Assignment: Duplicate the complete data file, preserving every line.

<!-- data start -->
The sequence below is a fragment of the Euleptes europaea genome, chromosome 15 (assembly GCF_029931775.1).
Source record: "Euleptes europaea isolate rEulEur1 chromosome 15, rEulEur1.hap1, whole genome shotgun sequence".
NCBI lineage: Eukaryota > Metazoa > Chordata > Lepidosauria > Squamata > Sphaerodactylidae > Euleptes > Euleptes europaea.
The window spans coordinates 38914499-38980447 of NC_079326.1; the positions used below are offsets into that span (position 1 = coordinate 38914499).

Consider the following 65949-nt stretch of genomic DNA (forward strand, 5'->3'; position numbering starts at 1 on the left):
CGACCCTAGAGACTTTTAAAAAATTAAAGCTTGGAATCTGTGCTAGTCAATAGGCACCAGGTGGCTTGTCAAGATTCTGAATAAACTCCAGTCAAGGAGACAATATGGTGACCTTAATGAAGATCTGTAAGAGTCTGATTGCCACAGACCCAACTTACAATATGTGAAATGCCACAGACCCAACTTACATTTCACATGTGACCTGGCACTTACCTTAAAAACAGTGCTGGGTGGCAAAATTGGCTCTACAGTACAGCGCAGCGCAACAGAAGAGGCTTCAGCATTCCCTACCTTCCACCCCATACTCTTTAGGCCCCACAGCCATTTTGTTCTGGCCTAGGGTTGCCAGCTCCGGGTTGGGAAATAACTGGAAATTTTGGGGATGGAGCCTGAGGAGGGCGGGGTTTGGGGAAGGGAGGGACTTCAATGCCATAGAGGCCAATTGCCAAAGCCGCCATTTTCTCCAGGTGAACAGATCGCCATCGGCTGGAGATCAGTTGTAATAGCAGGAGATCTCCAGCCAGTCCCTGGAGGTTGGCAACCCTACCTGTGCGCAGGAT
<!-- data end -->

The sequence below is a fragment of the Euleptes europaea genome, chromosome 15 (assembly GCF_029931775.1).
Source record: "Euleptes europaea isolate rEulEur1 chromosome 15, rEulEur1.hap1, whole genome shotgun sequence".
NCBI lineage: Eukaryota > Metazoa > Chordata > Lepidosauria > Squamata > Sphaerodactylidae > Euleptes > Euleptes europaea.
The window spans coordinates 38914499-38980447 of NC_079326.1; the positions used below are offsets into that span (position 1 = coordinate 38914499).

Consider the following 65949-nt stretch of genomic DNA (forward strand, 5'->3'; position numbering starts at 1 on the left):
CGACCCTAGAGACTTTTAAAAAATTAAAGCTTGGAATCTGTGCTAGTCAATAGGCACCAGGTGGCTTGTCAAGATTCTGAATAAACTCCAGTCAAGGAGACAATATGGTGACCTTAATGAAGATCTGTAAGAGTCTGATTGCCACAGACCCAACTTACAATATGTGAAATGCCACAGACCCAACTTACATTTCACATGTGACCTGGCACTTACCTTAAAAACAGTGCTGGGTGGCAAAATTGGCTCTACAGTACAGCGCAGCGCAACAGAAGAGGCTTCAGCATTCCCTACCTTCCACCCCATACTCTTTAGGCCCCACAGCCATTTTGTTCTGGCCTAGGGTTGCCAGCTCCGGGTTGGGAAATAACTGGAAATTTTGGGGATGGAGCCTGAGGAGGGCGGGGTTTGGGGAAGGGAGGGACTTCAATGCCATAGAGGCCAATTGCCAAAGCCGCCATTTTCTCCAGGTGAACAGATCGCCATCGGCTGGAGATCAGTTGTAATAGCAGGAGATCTCCAGCCAGTCCCTGGAGGTTGGCAACCCTACCTGTGCGCAGGAT